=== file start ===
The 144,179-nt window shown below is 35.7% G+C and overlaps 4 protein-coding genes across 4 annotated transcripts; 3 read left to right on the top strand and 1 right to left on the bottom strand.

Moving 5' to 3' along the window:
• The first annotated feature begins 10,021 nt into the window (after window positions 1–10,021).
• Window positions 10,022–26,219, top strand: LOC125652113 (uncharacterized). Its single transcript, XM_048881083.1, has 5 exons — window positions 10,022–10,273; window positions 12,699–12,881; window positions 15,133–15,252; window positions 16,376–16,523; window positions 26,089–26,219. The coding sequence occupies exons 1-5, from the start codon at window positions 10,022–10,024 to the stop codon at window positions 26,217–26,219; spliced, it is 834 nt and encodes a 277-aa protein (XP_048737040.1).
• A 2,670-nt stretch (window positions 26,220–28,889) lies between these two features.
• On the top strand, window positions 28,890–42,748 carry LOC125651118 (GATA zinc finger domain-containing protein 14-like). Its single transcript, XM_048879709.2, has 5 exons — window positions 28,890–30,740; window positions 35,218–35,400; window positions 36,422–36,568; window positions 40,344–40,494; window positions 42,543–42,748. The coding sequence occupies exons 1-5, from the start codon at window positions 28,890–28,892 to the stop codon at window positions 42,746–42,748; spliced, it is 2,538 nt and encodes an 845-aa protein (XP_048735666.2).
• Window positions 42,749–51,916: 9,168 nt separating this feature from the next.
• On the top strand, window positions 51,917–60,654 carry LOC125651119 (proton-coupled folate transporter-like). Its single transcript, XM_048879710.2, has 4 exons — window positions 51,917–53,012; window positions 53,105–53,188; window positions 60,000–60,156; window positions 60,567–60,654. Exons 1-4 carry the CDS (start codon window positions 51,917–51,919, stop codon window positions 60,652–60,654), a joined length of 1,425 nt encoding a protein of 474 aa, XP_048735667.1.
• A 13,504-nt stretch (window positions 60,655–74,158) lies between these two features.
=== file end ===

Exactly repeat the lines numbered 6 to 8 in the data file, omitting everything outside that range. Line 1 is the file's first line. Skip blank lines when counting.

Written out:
• On the top strand, window positions 28,890–42,748 carry LOC125651118 (GATA zinc finger domain-containing protein 14-like). Its single transcript, XM_048879709.2, has 5 exons — window positions 28,890–30,740; window positions 35,218–35,400; window positions 36,422–36,568; window positions 40,344–40,494; window positions 42,543–42,748. The coding sequence occupies exons 1-5, from the start codon at window positions 28,890–28,892 to the stop codon at window positions 42,746–42,748; spliced, it is 2,538 nt and encodes an 845-aa protein (XP_048735666.2).
• Window positions 42,749–51,916: 9,168 nt separating this feature from the next.
• On the top strand, window positions 51,917–60,654 carry LOC125651119 (proton-coupled folate transporter-like). Its single transcript, XM_048879710.2, has 4 exons — window positions 51,917–53,012; window positions 53,105–53,188; window positions 60,000–60,156; window positions 60,567–60,654. Exons 1-4 carry the CDS (start codon window positions 51,917–51,919, stop codon window positions 60,652–60,654), a joined length of 1,425 nt encoding a protein of 474 aa, XP_048735667.1.